A £1.5 million appeal run by Addenbrooke’s Charitable Trust (ACT) to buy a surgical robot for Addenbrooke’s Hospital has passed the £250,000 milestone for donations and funds raised, following its launch earlier this year.
The fundraising campaign to buy the new surgical robot - that will mean quicker, less invasive surgery and faster healing and recovery times for patients – has inspired dozens of fundraisers to support in a unique fashion.
Many have taken part in the 1000 Challenge – asking if people can complete an activity a thousand times to raise £1,000 including:
- Learning Welsh for 1000 minutes
- Learning mandolin for 1000 minutes
- Walking for a thousand minutes (16 hours 40 minutes)
- Walking up a flight of stairs 10 times a day for 100 days
The robot will enable surgeons and their teams to operate on more patients, from people with pancreatic cancer to gynaecology patients, enabling them to recuperate faster and get home to their families more quickly.
Robotic surgery is a form of keyhole surgery involving small incisions where the surgeon operates on the patient by controlling a computer-enhanced robot, mimicking the surgeon’s hands and wrist movements, and allowing absolute precision.
The large 3D view of the patient’s organs enables surgeons to perform many types of complex procedures with enhanced vision, greater precision, flexibility, and control than is possible with conventional techniques.
The benefits of robotic surgery for patients are immense and can change patients’ lives. It can take months to recover from traditional, ‘open’ surgery but incisions made using robotic surgery are much smaller, reducing the risk of complications and infection, minimising scarring, pain, and discomfort and helping patients recover and return home more quickly. Following robot-assisted surgery, patients can be discharged from hospital within a matter of days, not weeks.
However, Addenbrooke’s currently only has one robot which is dedicated to kidney, bladder, and prostate cancer patients. ACT’s new appeal will help fund another surgical robot, that could revolutionise patient care across six specialities in the hospital including urology, gynae-oncology, gynaecology, lower GI (gastrointestinal tract), ENT (ear, nose, and throat) and HPB (Hepato-Pancreatico-Biliary - diseases of the liver, pancreas and biliary tree) improving outcomes for many more patients every year.
One specialty area that could benefit is head and neck surgery, which can be very invasive and where some tumours are difficult to reach. This can lead to scarring that can be very distressing for patients. A surgical robot can access the tumour through the mouth with precision meaning that patients regain the ability to swallow much more quickly, can eat and drink without help, and need less ongoing treatment. ACT’s campaign to buy a surgical robot could help ENT patients get back on their feet much sooner after an operation.
We want to say a massive thank you to all those who have supported our appeal so far. It has been a magnificent response that shows how the public want to help the NHS at this critical time.Shelly Thake, CEO, Addenbrooke’s Charitable Trust (ACT)
Alice and Stephanie's story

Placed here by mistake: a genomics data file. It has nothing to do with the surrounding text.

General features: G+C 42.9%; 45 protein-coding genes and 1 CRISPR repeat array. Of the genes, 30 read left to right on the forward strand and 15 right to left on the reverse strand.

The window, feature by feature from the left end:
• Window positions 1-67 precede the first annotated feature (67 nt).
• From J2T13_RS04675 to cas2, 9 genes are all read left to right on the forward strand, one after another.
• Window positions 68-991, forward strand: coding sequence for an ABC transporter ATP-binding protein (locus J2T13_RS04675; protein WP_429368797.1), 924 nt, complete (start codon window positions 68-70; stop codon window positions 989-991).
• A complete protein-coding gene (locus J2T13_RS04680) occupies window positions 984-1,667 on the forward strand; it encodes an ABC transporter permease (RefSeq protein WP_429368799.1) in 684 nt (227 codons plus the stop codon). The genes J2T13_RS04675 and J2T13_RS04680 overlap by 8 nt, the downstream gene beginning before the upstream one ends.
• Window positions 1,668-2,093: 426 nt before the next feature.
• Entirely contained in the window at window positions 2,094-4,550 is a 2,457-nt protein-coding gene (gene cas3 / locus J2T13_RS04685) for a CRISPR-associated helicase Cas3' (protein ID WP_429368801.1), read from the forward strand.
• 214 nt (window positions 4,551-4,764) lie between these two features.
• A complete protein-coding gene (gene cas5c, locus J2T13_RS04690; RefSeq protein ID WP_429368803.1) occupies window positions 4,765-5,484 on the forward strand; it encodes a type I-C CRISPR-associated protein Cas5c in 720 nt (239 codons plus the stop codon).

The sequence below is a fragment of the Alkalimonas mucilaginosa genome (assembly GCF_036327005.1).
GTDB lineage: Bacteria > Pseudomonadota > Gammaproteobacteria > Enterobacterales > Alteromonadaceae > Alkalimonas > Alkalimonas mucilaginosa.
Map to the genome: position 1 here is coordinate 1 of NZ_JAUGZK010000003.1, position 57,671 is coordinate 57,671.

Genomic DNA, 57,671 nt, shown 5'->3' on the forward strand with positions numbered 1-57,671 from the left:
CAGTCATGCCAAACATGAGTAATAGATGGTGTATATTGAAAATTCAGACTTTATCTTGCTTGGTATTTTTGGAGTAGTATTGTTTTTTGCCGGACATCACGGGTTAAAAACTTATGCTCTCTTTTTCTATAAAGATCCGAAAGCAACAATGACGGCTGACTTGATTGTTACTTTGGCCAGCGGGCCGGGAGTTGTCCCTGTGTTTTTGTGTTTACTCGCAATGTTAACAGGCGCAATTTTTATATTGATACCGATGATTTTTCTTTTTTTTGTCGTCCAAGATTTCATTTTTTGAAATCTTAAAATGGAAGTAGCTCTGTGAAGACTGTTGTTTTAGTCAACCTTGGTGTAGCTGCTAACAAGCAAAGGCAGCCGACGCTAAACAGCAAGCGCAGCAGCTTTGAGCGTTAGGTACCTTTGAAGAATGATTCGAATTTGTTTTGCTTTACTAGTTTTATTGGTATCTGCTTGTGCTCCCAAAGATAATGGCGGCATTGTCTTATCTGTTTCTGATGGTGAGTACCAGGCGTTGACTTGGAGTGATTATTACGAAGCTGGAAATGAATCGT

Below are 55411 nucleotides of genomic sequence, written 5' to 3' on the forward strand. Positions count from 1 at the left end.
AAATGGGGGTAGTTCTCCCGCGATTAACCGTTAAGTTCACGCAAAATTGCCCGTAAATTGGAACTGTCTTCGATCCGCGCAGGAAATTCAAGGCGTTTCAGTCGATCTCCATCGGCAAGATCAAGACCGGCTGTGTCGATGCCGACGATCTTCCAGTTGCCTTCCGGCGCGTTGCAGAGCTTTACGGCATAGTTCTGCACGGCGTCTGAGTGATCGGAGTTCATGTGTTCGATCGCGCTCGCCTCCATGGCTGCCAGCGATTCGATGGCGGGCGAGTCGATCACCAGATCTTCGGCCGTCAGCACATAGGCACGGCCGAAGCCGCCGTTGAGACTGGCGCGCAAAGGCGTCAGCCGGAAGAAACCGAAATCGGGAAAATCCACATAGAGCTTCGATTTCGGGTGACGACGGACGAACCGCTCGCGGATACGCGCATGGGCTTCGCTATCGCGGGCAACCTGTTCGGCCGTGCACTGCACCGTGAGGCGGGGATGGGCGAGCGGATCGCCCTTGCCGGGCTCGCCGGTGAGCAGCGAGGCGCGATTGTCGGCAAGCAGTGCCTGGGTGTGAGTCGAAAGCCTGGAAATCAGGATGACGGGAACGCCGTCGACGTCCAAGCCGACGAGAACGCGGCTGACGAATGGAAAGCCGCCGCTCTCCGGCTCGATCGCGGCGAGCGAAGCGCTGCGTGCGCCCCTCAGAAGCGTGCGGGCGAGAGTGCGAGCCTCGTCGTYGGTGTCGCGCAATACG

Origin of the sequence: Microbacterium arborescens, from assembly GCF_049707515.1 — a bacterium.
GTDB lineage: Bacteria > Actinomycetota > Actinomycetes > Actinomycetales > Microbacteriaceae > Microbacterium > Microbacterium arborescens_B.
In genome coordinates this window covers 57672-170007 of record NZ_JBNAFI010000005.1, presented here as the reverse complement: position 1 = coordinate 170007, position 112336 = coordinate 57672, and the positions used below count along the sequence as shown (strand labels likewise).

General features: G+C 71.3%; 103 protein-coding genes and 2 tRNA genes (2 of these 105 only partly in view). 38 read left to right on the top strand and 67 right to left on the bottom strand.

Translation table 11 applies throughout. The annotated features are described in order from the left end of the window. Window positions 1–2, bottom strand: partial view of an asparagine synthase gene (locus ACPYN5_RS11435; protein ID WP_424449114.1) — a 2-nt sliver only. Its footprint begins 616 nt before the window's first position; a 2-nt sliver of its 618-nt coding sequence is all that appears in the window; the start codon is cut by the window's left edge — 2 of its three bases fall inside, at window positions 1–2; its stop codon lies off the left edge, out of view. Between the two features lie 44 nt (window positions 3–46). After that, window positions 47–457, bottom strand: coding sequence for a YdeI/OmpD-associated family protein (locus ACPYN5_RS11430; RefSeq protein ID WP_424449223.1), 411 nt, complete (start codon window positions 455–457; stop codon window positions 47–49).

Alice and Stephanie unfortunately lost their mum Jenny in July 2020 to mouth cancer. The cancer started with minor symptoms that their mum went to the dentist to get checked out. She was subsequently referred to Addenbrooke’s for tests and treatments. Jenny was diagnosed with mouth cancer in early 2019 and underwent life-changing surgery and treatment. Her family wanted to recognise the treatment and support Jenny had at Addenbrooke’s after radical surgery to try and deal with the very aggressive cancer on her tongue and in her mouth.
Staff helped her to recover her speech and she was able to speak to family soon after her surgery, and they helped her to walk again after a major skin graft from her leg was used to reconstruct her mouth.
Alice and Stephanie have made a substantial donation to the Robot Appeal, in celebration of their mum’s life, and they are supporting greater awareness and fundraising efforts around mouth cancer. They also felt that their mum, as a former research scientist, would have thought that the technology behind the Robot was pretty impressive too! And so, their gift in support of the appeal felt like a fitting legacy.
November is mouth cancer awareness month and Alice and Stephanie are gearing up to do media appearances raising awareness on detection, prevention, and treatment of mouth cancer.
Jan has received continued care and support from the transplant department throughout recent years.
She has received a liver transplant at Addenbrooke’s and while Jan is doing lots of different 1000-minute challenges, one of her main challenges is doing 1000 minutes of learning Welsh, in honour of her Welsh transplant donor.
Jan explained: “I’ve always had a connection with Wales and went to university there, and when I found out that my donor was also from Wales and from a proud Welsh family, then it made me want to learn Welsh. We have also called my liver ‘Emrys’, which is a Welsh name meaning ‘immortal’. It stems from the Greek name Ambrose, and we felt it was quite apt because of the gift of life the transplant gave.”
Jan is also learning to play a mandolin (having already mastered the ukulele), and she’s a keen knitter and crafter so she’ll be making some wonderful creations in 1000 minutes that are being sold by a local retailer with all proceeds going to the Robot Appeal.
To find out more please visit www.helpyourhospital.co.uk/robot